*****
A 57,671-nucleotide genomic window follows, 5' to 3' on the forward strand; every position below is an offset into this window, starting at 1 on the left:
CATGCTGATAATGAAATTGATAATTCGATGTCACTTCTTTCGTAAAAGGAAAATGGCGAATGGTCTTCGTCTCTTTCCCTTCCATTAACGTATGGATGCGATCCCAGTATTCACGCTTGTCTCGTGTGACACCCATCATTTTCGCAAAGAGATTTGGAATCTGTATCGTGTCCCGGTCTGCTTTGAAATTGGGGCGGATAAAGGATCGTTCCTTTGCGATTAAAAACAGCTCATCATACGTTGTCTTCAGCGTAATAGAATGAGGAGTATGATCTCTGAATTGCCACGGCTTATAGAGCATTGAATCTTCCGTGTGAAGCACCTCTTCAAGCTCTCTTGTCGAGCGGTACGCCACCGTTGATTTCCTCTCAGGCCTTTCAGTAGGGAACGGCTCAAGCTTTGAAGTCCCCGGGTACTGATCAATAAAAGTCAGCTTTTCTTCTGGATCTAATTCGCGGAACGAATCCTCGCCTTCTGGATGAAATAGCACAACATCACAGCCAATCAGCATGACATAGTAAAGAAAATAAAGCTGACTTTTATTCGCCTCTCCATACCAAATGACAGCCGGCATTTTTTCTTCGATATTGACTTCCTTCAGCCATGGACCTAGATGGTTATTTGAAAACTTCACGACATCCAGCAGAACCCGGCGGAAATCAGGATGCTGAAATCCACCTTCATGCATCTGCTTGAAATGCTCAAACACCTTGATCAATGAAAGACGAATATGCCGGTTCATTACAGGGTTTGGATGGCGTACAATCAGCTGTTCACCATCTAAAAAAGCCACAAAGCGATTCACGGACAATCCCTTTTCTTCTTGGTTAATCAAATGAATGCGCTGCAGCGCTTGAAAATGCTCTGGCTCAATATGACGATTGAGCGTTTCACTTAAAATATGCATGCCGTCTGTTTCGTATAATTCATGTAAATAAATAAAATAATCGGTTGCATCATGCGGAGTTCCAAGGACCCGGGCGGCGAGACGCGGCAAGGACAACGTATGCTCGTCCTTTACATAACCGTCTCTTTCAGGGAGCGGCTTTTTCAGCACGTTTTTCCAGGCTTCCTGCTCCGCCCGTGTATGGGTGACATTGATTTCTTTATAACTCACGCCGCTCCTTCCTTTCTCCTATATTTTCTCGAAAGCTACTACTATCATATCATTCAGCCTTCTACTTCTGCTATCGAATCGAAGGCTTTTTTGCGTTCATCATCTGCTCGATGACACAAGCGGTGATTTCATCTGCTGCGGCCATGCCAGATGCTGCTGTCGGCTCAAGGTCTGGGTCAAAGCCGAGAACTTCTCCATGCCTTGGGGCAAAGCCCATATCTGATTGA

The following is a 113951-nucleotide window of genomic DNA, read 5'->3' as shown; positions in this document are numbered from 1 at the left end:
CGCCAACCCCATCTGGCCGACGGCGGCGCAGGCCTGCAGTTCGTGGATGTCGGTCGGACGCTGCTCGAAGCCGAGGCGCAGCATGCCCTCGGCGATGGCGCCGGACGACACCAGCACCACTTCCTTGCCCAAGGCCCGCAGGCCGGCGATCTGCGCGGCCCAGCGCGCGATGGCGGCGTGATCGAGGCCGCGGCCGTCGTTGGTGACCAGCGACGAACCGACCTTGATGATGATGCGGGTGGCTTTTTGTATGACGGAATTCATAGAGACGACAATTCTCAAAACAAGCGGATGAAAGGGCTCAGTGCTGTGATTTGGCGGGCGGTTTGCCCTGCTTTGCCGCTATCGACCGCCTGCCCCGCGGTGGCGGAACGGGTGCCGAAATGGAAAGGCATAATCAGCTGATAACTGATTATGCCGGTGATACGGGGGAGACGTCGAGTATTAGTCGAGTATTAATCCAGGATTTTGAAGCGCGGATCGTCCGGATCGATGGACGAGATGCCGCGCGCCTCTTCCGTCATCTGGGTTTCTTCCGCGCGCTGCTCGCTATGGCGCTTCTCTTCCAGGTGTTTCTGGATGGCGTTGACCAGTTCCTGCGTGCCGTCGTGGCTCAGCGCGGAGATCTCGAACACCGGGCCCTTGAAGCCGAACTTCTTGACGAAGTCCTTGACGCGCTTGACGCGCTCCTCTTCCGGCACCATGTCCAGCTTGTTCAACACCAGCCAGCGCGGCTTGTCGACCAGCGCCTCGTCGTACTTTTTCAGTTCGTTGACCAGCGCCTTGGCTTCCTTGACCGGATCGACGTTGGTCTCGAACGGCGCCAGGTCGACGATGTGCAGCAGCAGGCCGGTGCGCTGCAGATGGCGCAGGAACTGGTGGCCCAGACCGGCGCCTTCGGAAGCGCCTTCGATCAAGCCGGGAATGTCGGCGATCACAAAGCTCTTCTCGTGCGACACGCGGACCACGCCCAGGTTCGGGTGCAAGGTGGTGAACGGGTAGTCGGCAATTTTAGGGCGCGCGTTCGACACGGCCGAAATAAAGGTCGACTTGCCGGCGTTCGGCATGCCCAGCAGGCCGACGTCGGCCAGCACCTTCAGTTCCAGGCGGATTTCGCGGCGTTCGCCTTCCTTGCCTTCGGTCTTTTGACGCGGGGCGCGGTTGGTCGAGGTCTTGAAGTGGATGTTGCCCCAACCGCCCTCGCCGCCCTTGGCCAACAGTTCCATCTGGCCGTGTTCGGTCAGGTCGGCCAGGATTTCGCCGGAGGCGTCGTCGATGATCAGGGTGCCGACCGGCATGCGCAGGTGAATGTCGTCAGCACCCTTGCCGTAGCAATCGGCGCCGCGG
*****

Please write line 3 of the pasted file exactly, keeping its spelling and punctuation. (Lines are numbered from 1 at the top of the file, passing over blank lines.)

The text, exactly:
The following is a 113951-nucleotide window of genomic DNA, read 5'->3' as shown; positions in this document are numbered from 1 at the left end: